“Spiritual living mightily increases true self-respect.” (The Urantia Book, The UB, 156:5.14)
I remember her walking in the high school hallways to her next classroom, one of our elderly teachers, too much rouge in her cheeks, wearing old-fashioned, wire frame eyeglasses before they became fashionable with hippies. Granny Greaves we nicknamed her. Like high school boys sometimes do, especially the alienated ones, we were studying well how to disrespect our elders. She was our guidance counselor.
One day in my ninth grade year, an appointment was made for me to see her. She had my IQ results which impressed her. While she spoke to me about being “a pupil of high potential,” I could see she wanted me to have confidence in my abilities, to empower the emerging self that was struggling to come out of its cocoon, put my willpower behind these gifts, think about making some decisions, taking a direction. But I didn’t want to look at them or even deal with it. My casual disregard unnerved her. Worse in her eyes was the tangle of emotions she must have seen that was concealing a damaged sense of self-worth. I was wounded, beginning to find ways to strike back.
I think she could have helped me but I refused help. “If you would obtain heavenly help, put away your pride,” (The UB, 131:7.3, Shinto) but the desire for spiritual help didn’t come until later in my life.
I see these traits in teenagers now, the rebellion and the resistance, some of whom I am tutoring. Mrs. Greaves wouldn’t have been able to tame my hurt feelings in one sitting, restore belief in myself and encourage some healthy pride. Perhaps all this was even beyond her skill set but oh, now I wish I’d let her start with the help. I’d have had something to build on.
Quite a long time ago, I finally put aside rebellion and started to study spiritual progress. “The sincere religionist is conscious of universe citizenship and is … thrilled and energized with the assurance of belonging to a superior and ennobled fellowship of the sons of God. The consciousness of self-worth has become augmented by the stimulus of the quest for the highest universe objectives—supreme goals.” (100:6.3)
“The self has surrendered to the intriguing drive of an all-encompassing motivation which imposes heightened self-discipline, lessens emotional conflict, and makes mortal life truly worth living. The morbid recognition of human limitations is changed to the natural consciousness of mortal shortcomings, associated with moral determination and spiritual aspiration to attain the highest universe and superuniverse goals. And this intense striving for the attainment of supermortal ideals is always characterized by increasing patience, forbearance, fortitude, and tolerance.” (100:6.4)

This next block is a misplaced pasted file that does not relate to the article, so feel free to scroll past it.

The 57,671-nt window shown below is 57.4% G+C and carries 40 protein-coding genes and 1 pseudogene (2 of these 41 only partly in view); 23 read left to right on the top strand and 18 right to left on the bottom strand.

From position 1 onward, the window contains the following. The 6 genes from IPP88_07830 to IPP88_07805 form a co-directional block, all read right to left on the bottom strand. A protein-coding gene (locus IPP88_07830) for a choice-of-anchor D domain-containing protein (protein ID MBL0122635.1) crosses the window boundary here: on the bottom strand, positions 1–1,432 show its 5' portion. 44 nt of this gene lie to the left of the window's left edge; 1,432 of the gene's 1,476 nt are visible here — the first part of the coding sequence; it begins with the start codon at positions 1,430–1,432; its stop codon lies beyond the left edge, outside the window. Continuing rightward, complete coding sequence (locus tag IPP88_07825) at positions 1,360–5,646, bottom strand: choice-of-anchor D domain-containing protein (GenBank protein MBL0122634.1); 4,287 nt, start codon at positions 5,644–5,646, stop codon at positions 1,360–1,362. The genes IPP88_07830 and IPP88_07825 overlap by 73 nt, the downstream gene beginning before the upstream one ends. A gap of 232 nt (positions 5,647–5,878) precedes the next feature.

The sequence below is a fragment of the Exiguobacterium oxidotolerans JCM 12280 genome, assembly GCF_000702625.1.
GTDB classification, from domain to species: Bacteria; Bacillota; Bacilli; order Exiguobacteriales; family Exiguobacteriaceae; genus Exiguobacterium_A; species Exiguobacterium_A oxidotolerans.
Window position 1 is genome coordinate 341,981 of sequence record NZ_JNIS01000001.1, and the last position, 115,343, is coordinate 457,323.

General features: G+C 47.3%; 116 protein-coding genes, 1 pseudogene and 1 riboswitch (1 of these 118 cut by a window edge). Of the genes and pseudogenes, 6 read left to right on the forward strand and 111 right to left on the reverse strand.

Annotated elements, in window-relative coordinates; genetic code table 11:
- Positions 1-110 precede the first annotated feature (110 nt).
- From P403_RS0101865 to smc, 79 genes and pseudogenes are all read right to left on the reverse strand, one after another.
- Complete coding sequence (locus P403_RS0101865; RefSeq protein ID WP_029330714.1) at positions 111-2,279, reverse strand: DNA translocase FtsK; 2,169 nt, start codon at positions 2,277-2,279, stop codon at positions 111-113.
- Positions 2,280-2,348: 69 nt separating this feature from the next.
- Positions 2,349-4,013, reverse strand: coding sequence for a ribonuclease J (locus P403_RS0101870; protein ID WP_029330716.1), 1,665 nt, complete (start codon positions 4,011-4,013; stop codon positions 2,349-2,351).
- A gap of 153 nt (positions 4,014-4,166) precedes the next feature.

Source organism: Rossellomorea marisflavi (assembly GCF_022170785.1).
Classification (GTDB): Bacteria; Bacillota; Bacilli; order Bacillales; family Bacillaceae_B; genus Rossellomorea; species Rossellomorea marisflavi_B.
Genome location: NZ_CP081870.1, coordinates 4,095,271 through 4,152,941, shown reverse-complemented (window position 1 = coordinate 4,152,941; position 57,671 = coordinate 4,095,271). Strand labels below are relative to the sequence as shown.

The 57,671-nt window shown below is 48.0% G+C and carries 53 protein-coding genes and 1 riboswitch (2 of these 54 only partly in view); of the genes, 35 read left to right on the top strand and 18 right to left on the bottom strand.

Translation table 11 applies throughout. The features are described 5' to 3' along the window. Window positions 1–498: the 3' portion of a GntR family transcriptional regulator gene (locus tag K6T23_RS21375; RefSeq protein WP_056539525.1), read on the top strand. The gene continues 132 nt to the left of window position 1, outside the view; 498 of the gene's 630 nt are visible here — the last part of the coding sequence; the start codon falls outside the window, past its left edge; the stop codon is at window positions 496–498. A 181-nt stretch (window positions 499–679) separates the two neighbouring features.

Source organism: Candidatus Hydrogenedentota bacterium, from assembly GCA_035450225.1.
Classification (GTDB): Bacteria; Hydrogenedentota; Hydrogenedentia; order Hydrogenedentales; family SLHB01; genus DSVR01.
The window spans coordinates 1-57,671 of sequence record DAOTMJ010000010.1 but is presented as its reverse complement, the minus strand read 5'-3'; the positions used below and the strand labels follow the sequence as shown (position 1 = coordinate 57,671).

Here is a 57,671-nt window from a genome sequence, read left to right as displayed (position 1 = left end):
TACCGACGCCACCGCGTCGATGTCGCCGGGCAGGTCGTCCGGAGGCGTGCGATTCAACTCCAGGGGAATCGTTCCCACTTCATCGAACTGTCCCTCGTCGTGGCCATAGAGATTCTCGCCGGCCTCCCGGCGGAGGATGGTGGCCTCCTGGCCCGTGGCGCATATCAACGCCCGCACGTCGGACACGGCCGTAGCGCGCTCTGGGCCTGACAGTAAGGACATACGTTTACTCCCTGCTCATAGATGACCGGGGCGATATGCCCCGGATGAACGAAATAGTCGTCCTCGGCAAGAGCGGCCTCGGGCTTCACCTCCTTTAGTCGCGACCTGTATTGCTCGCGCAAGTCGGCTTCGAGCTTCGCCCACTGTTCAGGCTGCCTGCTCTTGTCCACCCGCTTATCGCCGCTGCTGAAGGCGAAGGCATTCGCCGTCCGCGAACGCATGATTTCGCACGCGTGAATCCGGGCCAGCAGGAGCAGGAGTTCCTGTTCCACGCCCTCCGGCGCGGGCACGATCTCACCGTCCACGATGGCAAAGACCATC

Because of this quote, I looked up the word morbid and read that it is “an unhealthy mental state, unwholesomely gloomy,” and it describes “a pessimist given to thoughts of death” as the Latin root mor-, mort, shows. When I came to God, hungry and thirsting for righteousness, one of the first things I desired the spirit to do with me was to heal this wounded self-esteem, replace morbidity with optimism.
Jesus taught his followers, “the loss of self-respect often ends in paralysis of the will. It is the purpose of this gospel to restore self-respect to those who have lost it and to restrain it in those who have it. Make not the mistake of only condemning the wrongs in the lives of your pupils; remember also to accord generous recognition for the most praiseworthy things in their lives. Forget not that I will stop at nothing to restore self-respect to those who have lost it, and who really desire to regain it.” (159:3.3)
Wounds are very close to our source of spiritual power. When we experience woundedness, we’ve become separated from our true inner selves, our spiritual natures, the Father fragments we’ve received (in UB terms), and we instinctively seek to undertake a journey of reunification. A mentor’s permission along with strength to go on the quest is often needed. This is why writers are often trained to use “the power of their wounds.” Leonard Cohen sang his Anthem, “There is a crack in everything. That’s how the light gets in.” Hemingway said something similar in A Farewell to Arms: “The world breaks everyone and afterward many are strong at the broken places.” Long before both of them, the poet Rumi in Childhood Friends wrote about, “the bandaged place, that’s where the light enters you.” Thank you, Jesus, for your light that healed me!
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